The “Problem” Of Call Waiting Times

A McKinsey Quarterly article called Maintaining the customer experience caught my eye. It discusses scenarios where companies were trying to figure out the design point for a couple of customer experiences, one of which was the call waiting time for a call center. Here’s how the article sets up the problem:

Consider service levels, specifically average time-to-answer, which is one of the most common metrics used in call centers. Service levels-often based on regulation or historical precedent-are set by call-center managers and then used to calculate staffing requirements. But service levels are challenging to maintain and costly to improve: raising them by 10 percent requires much more than a 10 percent increase in staff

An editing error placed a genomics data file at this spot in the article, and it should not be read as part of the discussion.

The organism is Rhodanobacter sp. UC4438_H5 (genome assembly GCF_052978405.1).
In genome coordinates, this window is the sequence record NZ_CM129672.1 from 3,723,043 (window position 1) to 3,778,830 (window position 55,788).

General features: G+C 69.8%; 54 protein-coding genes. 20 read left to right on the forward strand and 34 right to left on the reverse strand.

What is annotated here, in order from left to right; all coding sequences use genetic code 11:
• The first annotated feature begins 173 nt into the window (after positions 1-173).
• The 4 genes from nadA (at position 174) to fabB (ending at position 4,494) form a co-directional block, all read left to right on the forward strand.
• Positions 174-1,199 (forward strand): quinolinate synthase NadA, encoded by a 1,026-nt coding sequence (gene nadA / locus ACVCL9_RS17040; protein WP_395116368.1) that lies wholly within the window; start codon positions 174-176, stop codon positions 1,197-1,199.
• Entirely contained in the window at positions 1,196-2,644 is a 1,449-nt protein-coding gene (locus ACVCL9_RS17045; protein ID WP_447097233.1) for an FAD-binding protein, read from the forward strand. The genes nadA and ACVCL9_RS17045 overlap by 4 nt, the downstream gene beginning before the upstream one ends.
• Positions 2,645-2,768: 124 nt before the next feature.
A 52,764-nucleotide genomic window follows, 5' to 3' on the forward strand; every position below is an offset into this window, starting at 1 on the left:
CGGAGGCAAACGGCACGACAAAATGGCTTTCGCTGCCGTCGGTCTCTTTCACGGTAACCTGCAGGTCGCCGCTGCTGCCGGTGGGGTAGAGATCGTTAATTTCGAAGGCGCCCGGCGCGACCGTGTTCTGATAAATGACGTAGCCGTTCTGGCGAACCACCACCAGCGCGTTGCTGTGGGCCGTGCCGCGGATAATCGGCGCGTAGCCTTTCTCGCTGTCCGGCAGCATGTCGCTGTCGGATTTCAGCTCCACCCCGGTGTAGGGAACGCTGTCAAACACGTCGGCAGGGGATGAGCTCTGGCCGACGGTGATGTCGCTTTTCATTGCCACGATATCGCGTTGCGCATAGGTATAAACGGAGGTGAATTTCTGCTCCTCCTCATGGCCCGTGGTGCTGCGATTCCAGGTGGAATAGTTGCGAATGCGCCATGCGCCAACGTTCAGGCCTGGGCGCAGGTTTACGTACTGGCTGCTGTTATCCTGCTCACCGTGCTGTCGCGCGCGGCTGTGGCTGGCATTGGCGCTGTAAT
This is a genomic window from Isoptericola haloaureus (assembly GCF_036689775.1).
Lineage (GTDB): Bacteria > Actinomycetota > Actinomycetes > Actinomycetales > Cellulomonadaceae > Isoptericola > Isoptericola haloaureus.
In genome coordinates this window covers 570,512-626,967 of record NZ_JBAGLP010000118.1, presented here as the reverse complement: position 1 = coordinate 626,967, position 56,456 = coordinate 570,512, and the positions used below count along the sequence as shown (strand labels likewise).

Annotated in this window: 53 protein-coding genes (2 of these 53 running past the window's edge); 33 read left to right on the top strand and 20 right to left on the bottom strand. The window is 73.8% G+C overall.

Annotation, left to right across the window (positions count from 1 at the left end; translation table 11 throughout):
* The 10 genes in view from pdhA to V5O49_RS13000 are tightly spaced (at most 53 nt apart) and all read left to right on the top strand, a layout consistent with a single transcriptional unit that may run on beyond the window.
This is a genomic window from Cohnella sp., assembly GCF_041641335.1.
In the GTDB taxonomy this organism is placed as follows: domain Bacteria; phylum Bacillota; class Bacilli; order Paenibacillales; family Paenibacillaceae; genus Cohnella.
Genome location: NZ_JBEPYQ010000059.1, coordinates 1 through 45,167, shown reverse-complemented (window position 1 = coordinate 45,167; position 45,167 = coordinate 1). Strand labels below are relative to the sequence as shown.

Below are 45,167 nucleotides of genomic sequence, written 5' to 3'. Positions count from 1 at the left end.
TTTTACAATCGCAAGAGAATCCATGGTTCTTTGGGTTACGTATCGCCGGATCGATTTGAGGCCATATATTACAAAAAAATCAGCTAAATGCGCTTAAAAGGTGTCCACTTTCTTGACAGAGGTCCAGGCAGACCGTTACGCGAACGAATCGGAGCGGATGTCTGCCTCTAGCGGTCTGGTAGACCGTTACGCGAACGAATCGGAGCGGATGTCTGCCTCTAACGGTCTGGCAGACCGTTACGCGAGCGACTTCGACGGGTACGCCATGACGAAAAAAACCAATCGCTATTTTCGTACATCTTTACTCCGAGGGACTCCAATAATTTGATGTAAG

My take: This is an area where companies can make a lot of costly mistakes if they don’t understand what drives customer satisfaction. So I sent the following comment to the McKinsey Quarterly editors…

Conceptually, the Kano Model does a good job of helping dissect thinking in this area. In particular the model’s focus on three types of attributes: Must-be, One-dimensional, and Attractive.

Must-be attributes need to deliver a minimum threshold of value or the customer will be extremely dissatisfied. But the customer does not notice if that threshold is exceeded. Think about the brakes on a car; you expect them to work, but don’t notice much more than that.

One-dimensional attributes are those that continue to increase the value to customers. Think about price; the lower the better.